Friday, May 9:  Today, I drive to Richmond to meet my daughter Sarah to celebrate her 30th birthday, which was on April 26.  We’re a couple of weeks late.  She’s been busy with four classes and as today is the last of her final exams, she’ll finally be able to relax and enjoy the party.  Mike and the boys drive separately to meet us at 4:00.  They plan to drive back home after dinner, while I intend to stay the night with Sarah in Richmond.  We have some shopping to do on Saturday for that birthday.

Since I arrive in Richmond around 2:00, and Sarah is still taking her exam, I drop by Lewis Ginter Botanical Gardens to see what’s in bloom for spring.  As far as I’m concerned, this is one of the nicest gardens in Virginia, although I’m sure there must be many more beautiful ones throughout the state that I haven’t visited.  Here’s a little of what I find.

Click on any of the pictures below for a full-sized slideshow.

I have probably misnamed some of the flowers, so I would appreciate any gardeners out there who can set me straight.  For instance, I’m not sure if the flowers I’ve labeled azaleas are such, or if they’re rhododendron.  And I wish someone would tell me the name of the white flowers with the yellow Chihuly-like centers.

{Thanks so much to Carol of Wanderings of an Elusive Mind and Jonah from Lewis Ginter Botanical Gardens for setting me straight on the flower names!)

By the time I finish walking around the gardens on this hot and humid day, I’m soaked and my hair is sticking out like it’s been whipped with egg-beaters.  I run to Sarah’s and take a shower so I won’t look like the dregs of society when we go out tonight.  The celebration is mainly for Sarah’s birthday, but also for the end of her demanding semester. It’s also a celebration for Mother’s Day.  It’s not often I have all three of my children together.

Sarah has the idea to go to the Virginia Museum of Fine Arts for wine tasting on the patio.  In the pond beside the patio are Chihuly’s Red Reeds.

Chihuly's Red Reeds
Chihuly’s Red Reeds

I take a picture of my three children, but, as I don’t have my glasses on, I don’t realize until later that Sarah’s eyes are closed. 🙂

Alex, Sarah & Adam
Alex, Sarah & Adam
Mike, Sarah, Alex & Adam
Mike, Sarah, Alex & Adam

We then head to dinner at Bacchus on Main, where we have a feast fit for kings, a queen and a princess.  As Sarah seems to know all the waiters in the Richmond establishments, we get some little perks, like a dessert we don’t order and an extra appetizer.  Happy birthday to Sarah!

Bacchus: Sarah on the left, Alex, Adam and Mike on the right. :-)
Bacchus: Sarah on the left, Alex, Adam and Mike on the right. 🙂
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the ukrop’s monument avenue 10k

Friday, March 28:  This afternoon, I leave my house at 3:00 for what should be a two-hour drive to Richmond, Virginia.  I’m planning to walk tomorrow morning in the Ukrop’s Monument Avenue 10k along with my 29-year-old daughter Sarah, who’s planning to run.

I sit in barely moving traffic on I-95 south from Washington to Fredericksburg, at which time the traffic finally begins to move at more than a snail’s pace.  It takes me 3 hours and 40 minutes to make what should be a 2-hour drive.  When I arrive in Richmond, I stop at the Arthur Ashe Junior Athletic Center to pick up my bib and race packet, along with thousands of other people.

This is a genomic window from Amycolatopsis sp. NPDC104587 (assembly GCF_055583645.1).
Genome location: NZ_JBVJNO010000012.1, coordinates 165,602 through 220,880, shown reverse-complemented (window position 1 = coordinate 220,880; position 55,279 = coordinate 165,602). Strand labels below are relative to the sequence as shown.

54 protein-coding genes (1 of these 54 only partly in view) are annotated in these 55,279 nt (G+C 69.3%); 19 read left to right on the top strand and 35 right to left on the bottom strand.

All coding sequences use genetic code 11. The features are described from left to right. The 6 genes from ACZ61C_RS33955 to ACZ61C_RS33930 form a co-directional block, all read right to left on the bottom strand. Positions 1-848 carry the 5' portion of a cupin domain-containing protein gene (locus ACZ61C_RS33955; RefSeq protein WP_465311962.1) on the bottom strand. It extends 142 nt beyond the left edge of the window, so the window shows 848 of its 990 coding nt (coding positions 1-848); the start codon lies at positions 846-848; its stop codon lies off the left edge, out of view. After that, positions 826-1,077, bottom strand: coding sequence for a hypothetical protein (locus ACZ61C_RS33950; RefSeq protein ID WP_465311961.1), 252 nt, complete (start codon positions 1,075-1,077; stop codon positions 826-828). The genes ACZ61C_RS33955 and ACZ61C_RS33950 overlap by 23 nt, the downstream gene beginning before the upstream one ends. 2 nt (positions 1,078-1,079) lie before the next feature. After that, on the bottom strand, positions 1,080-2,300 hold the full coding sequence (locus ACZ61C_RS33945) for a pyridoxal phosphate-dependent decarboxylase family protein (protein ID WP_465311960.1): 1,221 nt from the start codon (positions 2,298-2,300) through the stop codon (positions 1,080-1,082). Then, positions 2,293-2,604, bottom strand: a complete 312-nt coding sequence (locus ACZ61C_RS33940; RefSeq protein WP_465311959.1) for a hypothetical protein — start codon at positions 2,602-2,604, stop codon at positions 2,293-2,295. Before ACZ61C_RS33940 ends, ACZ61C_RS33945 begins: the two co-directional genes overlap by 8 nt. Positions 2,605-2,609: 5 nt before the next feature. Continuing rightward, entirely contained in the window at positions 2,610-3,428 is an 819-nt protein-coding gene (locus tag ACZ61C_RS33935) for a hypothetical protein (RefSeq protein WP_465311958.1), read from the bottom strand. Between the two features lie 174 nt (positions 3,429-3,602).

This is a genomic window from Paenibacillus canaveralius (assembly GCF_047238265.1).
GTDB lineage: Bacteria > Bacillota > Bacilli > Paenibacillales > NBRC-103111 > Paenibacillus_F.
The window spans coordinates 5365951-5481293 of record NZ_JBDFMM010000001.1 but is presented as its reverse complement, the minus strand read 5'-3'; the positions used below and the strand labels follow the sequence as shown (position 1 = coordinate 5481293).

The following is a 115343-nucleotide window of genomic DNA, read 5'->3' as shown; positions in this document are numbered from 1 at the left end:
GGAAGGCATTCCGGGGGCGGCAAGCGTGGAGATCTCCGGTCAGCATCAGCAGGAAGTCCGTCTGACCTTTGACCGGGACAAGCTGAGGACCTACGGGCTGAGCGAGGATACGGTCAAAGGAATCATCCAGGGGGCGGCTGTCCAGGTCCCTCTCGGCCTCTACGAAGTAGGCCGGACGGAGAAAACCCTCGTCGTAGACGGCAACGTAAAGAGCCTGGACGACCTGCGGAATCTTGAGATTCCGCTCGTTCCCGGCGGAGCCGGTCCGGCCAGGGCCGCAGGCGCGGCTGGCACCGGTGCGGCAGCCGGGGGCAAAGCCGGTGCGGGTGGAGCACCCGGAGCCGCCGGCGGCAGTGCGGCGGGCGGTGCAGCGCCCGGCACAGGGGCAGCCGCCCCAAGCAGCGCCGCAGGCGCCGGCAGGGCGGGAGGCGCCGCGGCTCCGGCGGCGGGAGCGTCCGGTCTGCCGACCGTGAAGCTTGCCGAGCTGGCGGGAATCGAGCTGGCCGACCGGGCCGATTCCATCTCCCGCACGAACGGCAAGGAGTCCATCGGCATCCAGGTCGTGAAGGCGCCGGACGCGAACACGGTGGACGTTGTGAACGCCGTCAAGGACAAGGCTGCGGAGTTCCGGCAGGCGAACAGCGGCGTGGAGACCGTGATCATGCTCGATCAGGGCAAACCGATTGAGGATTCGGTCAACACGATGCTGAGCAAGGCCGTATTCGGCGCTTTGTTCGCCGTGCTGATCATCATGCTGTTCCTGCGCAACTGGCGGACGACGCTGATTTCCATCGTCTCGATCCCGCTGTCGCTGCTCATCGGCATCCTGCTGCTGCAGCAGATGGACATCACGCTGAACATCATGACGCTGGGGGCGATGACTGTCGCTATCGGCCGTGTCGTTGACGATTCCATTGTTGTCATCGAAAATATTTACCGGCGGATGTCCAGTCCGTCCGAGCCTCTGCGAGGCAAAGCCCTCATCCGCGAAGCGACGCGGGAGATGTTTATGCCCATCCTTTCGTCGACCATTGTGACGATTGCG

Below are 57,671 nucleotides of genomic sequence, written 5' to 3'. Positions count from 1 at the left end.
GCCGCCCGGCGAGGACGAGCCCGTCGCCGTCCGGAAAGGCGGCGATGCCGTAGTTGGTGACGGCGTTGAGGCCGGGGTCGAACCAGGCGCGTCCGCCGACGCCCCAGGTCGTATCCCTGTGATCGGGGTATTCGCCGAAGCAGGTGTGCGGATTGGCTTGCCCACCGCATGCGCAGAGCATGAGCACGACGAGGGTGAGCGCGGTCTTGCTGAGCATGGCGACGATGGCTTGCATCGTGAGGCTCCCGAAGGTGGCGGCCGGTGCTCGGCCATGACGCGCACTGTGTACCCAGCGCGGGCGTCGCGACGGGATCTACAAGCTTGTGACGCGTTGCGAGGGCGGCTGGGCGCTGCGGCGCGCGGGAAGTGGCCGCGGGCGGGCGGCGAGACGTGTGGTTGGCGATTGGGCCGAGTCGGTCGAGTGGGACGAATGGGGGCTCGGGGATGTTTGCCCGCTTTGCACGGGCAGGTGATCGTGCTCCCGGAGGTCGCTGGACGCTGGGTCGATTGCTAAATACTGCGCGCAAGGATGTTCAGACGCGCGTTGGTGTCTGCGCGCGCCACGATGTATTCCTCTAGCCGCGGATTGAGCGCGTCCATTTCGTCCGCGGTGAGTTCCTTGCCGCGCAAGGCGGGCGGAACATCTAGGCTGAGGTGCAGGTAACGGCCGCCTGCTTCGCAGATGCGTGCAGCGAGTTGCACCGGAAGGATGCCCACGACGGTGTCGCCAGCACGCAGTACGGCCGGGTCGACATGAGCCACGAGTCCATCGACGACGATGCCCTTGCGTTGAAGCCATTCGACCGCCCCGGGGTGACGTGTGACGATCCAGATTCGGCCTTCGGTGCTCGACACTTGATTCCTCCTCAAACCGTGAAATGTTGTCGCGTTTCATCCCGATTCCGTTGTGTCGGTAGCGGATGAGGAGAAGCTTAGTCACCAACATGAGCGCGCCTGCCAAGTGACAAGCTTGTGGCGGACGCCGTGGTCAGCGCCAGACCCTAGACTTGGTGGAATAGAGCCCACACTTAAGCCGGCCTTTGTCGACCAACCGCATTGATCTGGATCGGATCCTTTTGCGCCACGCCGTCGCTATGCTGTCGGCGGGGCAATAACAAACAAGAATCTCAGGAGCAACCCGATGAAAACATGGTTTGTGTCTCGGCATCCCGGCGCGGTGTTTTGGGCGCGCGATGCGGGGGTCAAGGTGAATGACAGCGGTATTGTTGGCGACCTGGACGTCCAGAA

Traffic on I-95 South on a Friday night
Traffic on I-95 South on a Friday night

When I arrive at Sarah’s house in the Fan District, she’s making a linguine and Bella mushroom dish, accompanied by warm decadent garlic bread.  After all, we need to load up on carbs for the race.  Her friend and running-mate Rose, her roommate Daniel, and her annoying cat, Chicken Little, who insists on jumping up on the table at every chance, also share the meal.  We relax soon after dinner so we’ll be ready for the event tomorrow.

Saturday, March 29: According to the Richmond Time-Dispatch: Ukrop’s Monument Avenue 10K by the numbers,  36,365 people registered for this event.  Despite the rain, 27,404 participants finished the race, including me. 🙂

Sarah and Rose on Sarah's porch
Sarah and Rose on Sarah’s porch
Me with Sarah
Me with Sarah

Since there are so many people, there is no parking nearby.  We have to walk to the starting line near Harrison and  Broad.  When I MapMyWalk, I find the walk to the start from Sarah’s is one mile.  So, including the walk there, the 10k and the walk back, I cover a total of 8.2 miles.  In the rain.  Needless to say, I’m soaked like a wet puppy by the time I return to Sarah’s house.

Passing the runners on Monument Avenue as I walk to the start
Passing the runners on Monument Avenue as I walk to the start
I pass a church along the way
I pass a church along the way
Monument Avenue - one of the many monuments along the road
Monument Avenue – one of the many monuments along the road
Runners
Runners
A shop on Broad Street
A shop on Broad Street
A team in yellow runs by
A team in yellow runs by
Street art on the side of Club 534 along Broad Street
Street art on the side of Club 534 along Broad Street
Painted Wall at Club 534
Painted Wall at Club 534

There are a total of 90 minutes of wave starts.  I’m pretty impressed that the organizers, Sports Backers, do such a good job with the logistics of organizing such a huge event.  Sarah and her friend Rose are in an early wave of runners so she actually finishes running before I even start.  The walkers are at the back of the pack, and my wave, XB, doesn’t start until nearly 10 a.m.